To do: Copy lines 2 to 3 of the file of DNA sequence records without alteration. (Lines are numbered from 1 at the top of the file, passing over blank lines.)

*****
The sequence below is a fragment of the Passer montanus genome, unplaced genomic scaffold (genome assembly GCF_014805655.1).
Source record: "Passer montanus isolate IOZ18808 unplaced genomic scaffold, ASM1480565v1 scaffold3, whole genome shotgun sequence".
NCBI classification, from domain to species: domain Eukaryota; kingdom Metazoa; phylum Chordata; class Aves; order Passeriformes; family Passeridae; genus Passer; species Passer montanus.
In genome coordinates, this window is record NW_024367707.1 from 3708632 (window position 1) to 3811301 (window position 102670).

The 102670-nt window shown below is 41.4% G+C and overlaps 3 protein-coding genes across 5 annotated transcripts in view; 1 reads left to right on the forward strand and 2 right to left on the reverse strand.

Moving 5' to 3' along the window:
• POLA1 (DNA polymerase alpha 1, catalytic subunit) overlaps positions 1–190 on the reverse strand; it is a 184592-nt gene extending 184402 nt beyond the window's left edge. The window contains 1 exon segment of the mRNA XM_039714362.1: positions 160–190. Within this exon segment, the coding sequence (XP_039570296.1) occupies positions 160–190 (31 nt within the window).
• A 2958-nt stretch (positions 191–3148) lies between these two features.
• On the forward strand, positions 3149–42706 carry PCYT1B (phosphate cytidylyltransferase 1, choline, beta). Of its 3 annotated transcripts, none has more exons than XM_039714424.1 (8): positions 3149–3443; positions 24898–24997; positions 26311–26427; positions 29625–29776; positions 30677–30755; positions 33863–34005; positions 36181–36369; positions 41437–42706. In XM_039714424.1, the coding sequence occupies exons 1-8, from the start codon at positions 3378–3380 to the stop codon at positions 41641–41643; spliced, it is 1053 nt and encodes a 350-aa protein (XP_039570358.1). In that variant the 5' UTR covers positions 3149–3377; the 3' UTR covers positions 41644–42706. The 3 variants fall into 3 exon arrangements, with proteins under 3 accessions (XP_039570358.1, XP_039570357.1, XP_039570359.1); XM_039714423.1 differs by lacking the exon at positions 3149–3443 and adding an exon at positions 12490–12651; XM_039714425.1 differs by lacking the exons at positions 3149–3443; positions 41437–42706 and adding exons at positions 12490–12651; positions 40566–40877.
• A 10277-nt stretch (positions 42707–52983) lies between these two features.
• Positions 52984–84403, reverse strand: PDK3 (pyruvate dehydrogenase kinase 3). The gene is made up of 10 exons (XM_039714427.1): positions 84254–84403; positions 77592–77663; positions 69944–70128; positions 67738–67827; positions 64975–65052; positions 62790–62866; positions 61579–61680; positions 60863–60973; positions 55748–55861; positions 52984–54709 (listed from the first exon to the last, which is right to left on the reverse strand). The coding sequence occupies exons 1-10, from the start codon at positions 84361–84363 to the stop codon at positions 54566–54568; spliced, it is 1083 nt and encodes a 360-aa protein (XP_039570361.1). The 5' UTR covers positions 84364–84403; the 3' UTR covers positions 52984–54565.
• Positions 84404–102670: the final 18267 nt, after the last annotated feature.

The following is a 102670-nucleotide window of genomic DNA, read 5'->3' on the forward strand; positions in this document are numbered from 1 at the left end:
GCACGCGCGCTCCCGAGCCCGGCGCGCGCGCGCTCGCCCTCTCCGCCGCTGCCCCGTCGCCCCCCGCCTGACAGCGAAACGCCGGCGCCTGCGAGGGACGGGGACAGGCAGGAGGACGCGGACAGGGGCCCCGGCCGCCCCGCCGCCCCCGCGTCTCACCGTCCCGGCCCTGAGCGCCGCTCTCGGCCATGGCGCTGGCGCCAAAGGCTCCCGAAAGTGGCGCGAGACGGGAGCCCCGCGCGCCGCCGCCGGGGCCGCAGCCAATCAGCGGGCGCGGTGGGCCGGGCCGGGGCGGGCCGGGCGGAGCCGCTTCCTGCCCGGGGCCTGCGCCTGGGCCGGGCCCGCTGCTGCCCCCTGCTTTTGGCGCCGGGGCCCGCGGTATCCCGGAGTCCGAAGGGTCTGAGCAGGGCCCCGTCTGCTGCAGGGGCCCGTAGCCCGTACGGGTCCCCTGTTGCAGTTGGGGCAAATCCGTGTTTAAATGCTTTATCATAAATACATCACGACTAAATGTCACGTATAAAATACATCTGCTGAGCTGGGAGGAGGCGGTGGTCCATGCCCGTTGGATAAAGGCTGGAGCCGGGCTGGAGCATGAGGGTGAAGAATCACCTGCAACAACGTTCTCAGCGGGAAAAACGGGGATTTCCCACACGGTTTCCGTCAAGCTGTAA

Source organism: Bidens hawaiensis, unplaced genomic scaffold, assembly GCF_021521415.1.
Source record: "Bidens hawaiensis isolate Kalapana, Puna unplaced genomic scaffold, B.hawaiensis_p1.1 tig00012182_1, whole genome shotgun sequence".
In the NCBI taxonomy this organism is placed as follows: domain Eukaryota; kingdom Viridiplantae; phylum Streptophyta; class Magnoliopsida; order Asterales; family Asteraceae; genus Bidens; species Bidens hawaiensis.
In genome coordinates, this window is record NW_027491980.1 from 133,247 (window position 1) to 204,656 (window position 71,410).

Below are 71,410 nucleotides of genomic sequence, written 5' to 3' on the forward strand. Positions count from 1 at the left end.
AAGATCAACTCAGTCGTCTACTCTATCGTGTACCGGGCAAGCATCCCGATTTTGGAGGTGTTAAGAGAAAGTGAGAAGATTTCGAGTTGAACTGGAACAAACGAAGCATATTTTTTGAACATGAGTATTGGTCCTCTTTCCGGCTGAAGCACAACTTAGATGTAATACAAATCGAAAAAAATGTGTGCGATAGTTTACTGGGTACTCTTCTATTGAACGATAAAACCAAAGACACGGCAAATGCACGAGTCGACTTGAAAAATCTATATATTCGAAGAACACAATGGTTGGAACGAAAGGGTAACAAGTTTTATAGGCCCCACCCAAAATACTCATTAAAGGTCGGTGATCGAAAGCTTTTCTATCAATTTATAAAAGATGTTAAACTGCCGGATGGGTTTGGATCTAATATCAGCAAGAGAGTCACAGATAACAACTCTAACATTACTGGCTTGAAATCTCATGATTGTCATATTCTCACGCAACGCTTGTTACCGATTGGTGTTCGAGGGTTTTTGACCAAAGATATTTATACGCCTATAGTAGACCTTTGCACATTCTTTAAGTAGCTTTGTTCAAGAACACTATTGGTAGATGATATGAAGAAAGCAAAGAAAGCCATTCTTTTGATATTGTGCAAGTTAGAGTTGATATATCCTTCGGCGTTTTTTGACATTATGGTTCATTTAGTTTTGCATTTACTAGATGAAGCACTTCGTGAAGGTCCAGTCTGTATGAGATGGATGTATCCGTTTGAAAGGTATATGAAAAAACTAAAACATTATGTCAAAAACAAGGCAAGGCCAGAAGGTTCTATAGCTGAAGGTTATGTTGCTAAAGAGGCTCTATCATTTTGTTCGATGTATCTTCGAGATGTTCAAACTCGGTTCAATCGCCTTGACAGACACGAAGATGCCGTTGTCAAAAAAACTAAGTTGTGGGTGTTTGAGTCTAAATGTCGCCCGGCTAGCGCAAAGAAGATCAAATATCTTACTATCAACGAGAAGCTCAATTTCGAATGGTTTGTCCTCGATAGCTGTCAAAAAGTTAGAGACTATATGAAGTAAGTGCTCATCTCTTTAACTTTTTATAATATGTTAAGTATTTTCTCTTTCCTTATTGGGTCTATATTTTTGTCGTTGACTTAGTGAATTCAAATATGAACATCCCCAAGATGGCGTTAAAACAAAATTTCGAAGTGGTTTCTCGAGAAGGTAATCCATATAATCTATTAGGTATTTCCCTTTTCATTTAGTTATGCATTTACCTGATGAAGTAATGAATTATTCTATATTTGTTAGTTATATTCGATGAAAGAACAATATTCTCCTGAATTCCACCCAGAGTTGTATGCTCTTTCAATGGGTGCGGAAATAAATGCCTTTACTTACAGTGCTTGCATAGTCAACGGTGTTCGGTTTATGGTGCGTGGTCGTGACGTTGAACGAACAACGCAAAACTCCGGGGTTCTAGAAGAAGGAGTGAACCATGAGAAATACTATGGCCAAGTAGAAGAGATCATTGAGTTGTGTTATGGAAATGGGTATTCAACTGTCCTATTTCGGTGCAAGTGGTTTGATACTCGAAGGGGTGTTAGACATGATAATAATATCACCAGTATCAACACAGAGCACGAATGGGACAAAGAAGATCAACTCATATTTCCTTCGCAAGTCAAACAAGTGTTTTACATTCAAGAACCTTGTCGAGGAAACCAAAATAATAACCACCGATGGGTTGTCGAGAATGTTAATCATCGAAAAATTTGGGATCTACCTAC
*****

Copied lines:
Source record: "Passer montanus isolate IOZ18808 unplaced genomic scaffold, ASM1480565v1 scaffold3, whole genome shotgun sequence".
NCBI classification, from domain to species: domain Eukaryota; kingdom Metazoa; phylum Chordata; class Aves; order Passeriformes; family Passeridae; genus Passer; species Passer montanus.